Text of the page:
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Home > Movies > Reviews

Mayakannadi is a brave, real film

Shwetha Bhaskar | April 16, 2007 15:18 IST

Ever thought you could see true realism in the outrageous world of Tamil cinema, with its illogical plot lines and flying stuntmen?

Then welcome to Mayakannadi, a sequence of reality bites that ironically sends the message that the common man cannot live in a world of fantasy that films portray. This movie says 'wake up and smell the coffee' like no other film in the recent past.

Kumar (Cheran) and Maheshwari (Navya Nair) are lovers working in a swank beauty salon in Chennai (or so we are expected to believe, even though all the salon sequences are shot very prominently in the Eva Mall in Bangalore!)

They yearn to gallivant around the city, like most young lovers but need money to do so. To better their lot, the two become LIC insurance agents but find doors slammed on their faces wherever they go.

Discontented with his middle class existence, Kumar joins the film industry.

Maheshwari supports his naive optimism, confident that her man will make it big in the industry in no time. However, the two discover that the film industry is a cruel world where there are just too many like him aspiring for a few meagre roles.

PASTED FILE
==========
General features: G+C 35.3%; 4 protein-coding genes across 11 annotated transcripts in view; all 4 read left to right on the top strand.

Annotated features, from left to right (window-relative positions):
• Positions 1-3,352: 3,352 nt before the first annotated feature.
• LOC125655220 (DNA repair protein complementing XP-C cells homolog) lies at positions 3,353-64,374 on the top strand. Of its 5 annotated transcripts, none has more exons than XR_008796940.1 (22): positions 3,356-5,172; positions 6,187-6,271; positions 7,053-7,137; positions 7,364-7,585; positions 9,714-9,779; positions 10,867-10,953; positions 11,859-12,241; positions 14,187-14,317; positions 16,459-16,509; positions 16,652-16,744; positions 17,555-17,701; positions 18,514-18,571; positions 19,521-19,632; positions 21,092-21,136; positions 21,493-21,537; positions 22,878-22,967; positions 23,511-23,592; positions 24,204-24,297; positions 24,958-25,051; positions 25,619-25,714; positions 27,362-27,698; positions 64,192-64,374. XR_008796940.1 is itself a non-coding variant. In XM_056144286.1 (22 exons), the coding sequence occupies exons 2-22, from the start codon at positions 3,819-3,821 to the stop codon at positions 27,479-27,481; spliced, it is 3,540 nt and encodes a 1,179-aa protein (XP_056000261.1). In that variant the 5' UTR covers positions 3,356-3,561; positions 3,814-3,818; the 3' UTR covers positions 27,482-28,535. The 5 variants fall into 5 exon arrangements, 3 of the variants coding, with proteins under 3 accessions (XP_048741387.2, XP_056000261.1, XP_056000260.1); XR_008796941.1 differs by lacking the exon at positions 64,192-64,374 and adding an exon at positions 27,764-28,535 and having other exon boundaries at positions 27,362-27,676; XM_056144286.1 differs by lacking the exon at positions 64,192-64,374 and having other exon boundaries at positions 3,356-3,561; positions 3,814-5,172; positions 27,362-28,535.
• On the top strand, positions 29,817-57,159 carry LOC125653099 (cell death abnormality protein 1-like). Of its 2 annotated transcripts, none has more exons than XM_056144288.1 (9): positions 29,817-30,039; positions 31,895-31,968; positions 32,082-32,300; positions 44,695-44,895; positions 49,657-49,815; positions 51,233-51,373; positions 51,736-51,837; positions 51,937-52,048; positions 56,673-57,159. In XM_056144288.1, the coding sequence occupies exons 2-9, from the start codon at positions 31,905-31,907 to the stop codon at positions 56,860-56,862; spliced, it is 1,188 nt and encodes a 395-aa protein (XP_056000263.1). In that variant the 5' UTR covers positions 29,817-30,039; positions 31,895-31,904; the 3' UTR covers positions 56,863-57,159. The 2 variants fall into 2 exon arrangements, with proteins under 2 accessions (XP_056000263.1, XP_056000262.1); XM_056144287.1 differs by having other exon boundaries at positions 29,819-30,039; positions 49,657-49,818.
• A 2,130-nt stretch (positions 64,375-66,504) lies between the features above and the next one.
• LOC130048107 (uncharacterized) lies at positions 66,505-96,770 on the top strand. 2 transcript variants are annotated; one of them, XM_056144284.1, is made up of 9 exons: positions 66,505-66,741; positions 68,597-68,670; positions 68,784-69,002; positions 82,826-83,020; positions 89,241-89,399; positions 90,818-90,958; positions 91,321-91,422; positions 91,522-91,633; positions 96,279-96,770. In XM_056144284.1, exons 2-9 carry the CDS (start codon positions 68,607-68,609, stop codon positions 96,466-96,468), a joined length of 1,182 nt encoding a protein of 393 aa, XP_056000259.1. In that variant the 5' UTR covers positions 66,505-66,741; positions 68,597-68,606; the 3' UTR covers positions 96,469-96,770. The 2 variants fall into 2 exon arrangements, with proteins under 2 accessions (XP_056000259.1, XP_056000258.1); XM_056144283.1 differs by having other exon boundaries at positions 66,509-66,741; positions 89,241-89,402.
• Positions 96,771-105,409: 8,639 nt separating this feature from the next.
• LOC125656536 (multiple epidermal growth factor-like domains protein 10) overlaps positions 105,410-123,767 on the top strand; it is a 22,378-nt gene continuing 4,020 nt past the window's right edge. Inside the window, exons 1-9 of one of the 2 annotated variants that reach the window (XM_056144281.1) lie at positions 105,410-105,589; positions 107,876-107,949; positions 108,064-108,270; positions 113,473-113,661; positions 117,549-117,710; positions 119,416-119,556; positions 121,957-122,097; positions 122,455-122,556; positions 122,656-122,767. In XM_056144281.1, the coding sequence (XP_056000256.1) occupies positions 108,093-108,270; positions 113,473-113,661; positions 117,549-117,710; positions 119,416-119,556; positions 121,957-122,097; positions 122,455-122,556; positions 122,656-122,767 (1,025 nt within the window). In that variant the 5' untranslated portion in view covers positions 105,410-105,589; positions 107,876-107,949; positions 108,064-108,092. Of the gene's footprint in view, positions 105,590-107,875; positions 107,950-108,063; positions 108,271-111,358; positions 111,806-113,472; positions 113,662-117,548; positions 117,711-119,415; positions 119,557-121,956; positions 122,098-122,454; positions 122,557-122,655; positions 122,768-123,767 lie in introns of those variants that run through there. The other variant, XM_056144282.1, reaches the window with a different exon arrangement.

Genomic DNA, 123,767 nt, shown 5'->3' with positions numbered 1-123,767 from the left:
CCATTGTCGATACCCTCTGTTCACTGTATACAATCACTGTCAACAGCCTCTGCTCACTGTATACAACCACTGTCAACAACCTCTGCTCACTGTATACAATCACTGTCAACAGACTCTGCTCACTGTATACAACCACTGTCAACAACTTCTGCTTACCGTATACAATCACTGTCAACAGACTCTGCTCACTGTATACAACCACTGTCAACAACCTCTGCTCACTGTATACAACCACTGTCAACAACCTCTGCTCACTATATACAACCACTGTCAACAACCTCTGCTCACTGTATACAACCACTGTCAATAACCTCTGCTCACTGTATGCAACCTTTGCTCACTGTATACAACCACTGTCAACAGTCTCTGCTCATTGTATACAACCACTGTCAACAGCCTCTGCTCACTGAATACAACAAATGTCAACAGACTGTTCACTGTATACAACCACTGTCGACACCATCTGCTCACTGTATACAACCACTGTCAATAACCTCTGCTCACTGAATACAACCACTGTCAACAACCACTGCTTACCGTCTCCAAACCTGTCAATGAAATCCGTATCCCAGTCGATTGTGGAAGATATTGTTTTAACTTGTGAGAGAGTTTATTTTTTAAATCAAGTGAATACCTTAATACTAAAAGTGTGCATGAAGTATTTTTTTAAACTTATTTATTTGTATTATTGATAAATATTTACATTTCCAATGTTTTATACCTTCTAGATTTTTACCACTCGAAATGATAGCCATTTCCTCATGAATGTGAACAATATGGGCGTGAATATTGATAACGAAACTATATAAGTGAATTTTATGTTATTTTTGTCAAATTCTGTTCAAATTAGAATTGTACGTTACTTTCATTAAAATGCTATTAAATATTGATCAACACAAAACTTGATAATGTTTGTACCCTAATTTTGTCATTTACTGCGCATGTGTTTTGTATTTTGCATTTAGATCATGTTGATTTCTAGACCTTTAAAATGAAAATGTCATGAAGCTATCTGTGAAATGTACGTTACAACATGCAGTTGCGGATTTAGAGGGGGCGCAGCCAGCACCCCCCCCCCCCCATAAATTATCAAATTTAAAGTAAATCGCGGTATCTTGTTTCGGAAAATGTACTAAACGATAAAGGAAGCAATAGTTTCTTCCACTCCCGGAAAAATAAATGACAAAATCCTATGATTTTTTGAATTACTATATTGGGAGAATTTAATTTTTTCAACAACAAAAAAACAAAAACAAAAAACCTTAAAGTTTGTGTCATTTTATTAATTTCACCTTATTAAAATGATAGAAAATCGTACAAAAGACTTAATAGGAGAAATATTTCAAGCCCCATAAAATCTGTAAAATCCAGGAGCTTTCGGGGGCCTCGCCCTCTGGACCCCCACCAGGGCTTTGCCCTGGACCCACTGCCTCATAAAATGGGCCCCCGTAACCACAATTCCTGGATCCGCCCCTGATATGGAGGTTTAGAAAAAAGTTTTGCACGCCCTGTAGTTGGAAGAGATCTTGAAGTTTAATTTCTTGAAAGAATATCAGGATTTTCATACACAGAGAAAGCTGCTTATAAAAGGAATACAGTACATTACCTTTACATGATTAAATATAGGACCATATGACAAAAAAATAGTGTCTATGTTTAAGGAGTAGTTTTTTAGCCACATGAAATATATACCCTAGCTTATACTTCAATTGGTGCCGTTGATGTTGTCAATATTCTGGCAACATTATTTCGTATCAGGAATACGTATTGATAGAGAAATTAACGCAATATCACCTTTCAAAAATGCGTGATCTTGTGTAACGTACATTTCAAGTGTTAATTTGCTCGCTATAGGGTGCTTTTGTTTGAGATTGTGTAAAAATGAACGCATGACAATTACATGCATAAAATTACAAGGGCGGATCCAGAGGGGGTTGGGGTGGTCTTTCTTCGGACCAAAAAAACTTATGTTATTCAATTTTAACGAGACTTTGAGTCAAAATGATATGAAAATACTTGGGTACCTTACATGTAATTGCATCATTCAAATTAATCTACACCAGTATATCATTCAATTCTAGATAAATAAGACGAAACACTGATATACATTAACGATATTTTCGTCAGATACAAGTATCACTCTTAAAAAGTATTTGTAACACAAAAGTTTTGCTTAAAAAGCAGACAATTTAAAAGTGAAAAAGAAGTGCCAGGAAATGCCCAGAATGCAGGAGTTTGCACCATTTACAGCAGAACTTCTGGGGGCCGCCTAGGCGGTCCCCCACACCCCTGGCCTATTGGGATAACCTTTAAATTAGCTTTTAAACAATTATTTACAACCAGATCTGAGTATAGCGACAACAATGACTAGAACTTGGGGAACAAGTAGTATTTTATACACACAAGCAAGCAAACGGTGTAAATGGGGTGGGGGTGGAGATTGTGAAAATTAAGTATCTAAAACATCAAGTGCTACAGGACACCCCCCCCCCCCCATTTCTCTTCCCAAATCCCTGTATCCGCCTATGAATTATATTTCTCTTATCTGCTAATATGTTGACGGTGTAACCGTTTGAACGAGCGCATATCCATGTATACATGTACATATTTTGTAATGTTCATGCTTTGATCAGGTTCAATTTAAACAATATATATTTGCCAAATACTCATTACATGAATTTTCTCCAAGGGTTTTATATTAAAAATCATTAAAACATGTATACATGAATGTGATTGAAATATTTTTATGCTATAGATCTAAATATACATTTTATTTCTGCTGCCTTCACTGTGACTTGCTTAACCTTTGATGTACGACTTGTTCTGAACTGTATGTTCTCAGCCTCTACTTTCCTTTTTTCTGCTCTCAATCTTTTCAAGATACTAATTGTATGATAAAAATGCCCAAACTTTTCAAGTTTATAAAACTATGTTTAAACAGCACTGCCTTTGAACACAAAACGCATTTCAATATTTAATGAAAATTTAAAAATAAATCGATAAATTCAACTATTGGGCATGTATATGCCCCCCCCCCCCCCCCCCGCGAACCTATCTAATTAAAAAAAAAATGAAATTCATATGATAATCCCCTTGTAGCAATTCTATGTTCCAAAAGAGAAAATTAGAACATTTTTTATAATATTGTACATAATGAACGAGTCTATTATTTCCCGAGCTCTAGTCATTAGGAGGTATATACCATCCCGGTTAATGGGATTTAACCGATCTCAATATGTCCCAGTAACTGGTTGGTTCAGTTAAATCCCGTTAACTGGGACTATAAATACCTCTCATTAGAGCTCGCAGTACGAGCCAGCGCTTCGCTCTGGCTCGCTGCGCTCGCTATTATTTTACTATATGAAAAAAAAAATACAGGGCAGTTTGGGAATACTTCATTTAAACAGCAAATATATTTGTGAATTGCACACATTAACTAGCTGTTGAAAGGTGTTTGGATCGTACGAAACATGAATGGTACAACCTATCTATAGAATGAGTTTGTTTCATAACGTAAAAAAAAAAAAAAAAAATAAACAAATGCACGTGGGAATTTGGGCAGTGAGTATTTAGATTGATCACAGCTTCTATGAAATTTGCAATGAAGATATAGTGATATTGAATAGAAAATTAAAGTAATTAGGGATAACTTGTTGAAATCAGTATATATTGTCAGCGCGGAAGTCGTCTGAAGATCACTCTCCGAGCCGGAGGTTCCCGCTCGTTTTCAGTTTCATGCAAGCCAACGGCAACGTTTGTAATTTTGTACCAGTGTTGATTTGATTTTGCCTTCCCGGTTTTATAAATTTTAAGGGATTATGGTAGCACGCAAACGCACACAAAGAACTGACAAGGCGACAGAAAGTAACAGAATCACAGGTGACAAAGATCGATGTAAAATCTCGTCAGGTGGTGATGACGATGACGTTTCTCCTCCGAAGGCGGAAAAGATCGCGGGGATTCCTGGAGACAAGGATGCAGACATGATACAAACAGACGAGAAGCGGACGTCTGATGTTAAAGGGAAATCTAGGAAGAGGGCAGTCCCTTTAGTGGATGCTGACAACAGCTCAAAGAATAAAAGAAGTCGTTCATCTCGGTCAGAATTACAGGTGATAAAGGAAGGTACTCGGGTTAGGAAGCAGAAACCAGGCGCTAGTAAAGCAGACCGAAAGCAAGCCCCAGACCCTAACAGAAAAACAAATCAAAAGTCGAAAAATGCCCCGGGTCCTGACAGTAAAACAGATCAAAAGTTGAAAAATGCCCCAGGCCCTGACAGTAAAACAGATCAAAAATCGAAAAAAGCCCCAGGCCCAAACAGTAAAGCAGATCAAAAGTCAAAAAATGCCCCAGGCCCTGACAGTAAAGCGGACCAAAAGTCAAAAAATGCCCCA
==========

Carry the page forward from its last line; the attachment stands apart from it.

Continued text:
Kumar struggles to carve a niche for himself, especially since he has no specific USP (he tries to flick a cigarette in a stylish fashion ala Rajnikanth, but does not possess the required hand-eye coordination). As an additional blow, he gets fired from the salon for being too distracted.

In desperation, Kumar gets involved with nefarious activities that land him in a soup. He soon comes to realize that some things are beyond the reach of the common man and that one has to be content with one's lot in life. 

A brave film indeed for not resorting to the usual cliches and daring to go where very few filmmakers dare to go -- the ordinary realm of the despondency of the common man.

The only downside of the film is that it is too long.

Cheran has done a superb job directing as well as acting (especially with his transition from the slick artificially straightened haired hairdresser to a remorseful convict).

Nayva Nair is as effervescent as ever and her innocence and optimism in the face of all Cheran's setbacks is poignant.

Music by Ilaiyaraja is okay (save for one song where the lead pair are clad in various western outfits, wearing wigs that can only be described as ghastly).

This is a film that truly tells a story about real people -- people who don't always succeed, who don't always get what they want and who aren't capable of superhuman feats.

Rediff rating:



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